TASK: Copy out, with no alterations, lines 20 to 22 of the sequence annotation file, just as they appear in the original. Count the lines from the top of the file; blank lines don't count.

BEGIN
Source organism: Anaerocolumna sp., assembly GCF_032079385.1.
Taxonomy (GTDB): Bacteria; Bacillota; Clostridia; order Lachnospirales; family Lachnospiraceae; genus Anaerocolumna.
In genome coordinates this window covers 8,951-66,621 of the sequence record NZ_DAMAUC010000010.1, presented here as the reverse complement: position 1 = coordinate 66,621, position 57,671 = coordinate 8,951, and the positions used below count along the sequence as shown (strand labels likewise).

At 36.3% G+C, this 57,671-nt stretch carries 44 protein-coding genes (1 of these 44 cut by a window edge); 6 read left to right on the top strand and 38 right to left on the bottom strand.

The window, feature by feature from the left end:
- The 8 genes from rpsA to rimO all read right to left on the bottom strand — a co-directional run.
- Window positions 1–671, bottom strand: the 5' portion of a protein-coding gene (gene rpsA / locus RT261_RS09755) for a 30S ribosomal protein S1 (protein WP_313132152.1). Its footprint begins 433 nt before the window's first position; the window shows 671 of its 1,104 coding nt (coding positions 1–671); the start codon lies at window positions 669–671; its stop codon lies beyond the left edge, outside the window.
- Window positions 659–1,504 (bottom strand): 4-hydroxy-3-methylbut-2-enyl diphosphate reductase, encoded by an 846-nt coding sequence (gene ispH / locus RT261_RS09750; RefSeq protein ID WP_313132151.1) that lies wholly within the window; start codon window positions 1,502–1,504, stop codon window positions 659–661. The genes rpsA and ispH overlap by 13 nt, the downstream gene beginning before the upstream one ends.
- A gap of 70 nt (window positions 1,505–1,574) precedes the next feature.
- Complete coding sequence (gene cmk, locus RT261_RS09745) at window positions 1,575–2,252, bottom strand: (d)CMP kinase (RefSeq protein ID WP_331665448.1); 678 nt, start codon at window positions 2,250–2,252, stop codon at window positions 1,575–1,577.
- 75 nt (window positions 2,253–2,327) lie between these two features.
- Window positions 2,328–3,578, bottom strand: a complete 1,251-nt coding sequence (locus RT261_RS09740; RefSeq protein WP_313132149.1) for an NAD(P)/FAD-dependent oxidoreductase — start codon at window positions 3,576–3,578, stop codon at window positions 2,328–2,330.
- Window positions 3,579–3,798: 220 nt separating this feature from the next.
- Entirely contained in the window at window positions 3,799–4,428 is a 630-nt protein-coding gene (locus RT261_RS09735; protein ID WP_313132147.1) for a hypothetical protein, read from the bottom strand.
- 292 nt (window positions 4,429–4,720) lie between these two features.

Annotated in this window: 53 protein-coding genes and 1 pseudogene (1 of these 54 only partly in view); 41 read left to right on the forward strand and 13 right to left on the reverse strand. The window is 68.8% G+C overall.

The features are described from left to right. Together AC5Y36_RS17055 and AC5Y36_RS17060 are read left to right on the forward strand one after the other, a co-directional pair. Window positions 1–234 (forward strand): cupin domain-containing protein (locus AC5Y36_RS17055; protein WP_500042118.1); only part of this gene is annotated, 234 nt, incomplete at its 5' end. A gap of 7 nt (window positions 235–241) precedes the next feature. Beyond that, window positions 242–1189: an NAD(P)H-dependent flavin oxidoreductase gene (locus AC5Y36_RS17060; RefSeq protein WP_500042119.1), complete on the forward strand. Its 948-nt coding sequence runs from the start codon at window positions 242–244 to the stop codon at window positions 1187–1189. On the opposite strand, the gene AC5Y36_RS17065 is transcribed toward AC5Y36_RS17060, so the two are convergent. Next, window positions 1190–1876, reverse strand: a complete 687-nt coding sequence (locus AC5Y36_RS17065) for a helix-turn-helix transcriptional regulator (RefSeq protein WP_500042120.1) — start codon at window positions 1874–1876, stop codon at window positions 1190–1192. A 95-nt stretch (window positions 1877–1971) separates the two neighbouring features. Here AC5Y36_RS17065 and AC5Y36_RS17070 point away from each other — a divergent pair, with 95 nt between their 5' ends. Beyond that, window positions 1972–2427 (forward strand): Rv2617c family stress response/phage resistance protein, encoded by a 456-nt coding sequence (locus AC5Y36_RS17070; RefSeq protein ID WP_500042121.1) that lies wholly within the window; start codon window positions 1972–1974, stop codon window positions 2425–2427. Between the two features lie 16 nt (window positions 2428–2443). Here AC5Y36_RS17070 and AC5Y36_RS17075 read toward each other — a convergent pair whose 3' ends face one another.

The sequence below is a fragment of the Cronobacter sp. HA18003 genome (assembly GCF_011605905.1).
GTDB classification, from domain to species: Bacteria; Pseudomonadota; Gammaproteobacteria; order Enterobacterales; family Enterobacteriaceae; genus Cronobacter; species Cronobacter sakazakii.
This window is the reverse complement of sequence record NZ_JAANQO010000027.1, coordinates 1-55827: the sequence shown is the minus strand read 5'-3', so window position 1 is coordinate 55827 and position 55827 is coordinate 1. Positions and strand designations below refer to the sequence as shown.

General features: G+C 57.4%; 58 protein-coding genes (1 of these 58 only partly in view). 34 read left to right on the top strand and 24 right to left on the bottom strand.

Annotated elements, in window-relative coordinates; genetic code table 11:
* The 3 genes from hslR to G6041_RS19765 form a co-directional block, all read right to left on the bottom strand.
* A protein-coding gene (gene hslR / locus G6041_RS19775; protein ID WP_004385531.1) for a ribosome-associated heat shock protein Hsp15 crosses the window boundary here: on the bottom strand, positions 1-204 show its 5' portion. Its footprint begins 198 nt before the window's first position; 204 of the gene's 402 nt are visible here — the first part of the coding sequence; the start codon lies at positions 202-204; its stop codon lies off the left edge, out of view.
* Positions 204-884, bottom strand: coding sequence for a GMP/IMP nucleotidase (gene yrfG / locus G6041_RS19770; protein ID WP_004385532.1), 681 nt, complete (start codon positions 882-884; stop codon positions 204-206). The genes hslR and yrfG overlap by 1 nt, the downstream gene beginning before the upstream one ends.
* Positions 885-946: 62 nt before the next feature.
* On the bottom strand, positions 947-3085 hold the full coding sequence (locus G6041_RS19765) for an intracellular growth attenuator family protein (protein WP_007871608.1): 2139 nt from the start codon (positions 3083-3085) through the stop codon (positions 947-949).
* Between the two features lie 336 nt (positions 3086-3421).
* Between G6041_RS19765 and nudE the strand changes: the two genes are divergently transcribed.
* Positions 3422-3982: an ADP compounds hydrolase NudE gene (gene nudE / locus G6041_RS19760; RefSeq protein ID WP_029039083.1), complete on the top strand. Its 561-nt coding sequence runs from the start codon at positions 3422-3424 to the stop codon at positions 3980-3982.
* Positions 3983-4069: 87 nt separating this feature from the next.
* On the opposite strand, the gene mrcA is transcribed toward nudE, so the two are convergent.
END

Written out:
This window is the reverse complement of sequence record NZ_JAANQO010000027.1, coordinates 1-55827: the sequence shown is the minus strand read 5'-3', so window position 1 is coordinate 55827 and position 55827 is coordinate 1. Positions and strand designations below refer to the sequence as shown.

General features: G+C 57.4%; 58 protein-coding genes (1 of these 58 only partly in view). 34 read left to right on the top strand and 24 right to left on the bottom strand.

Annotated elements, in window-relative coordinates; genetic code table 11: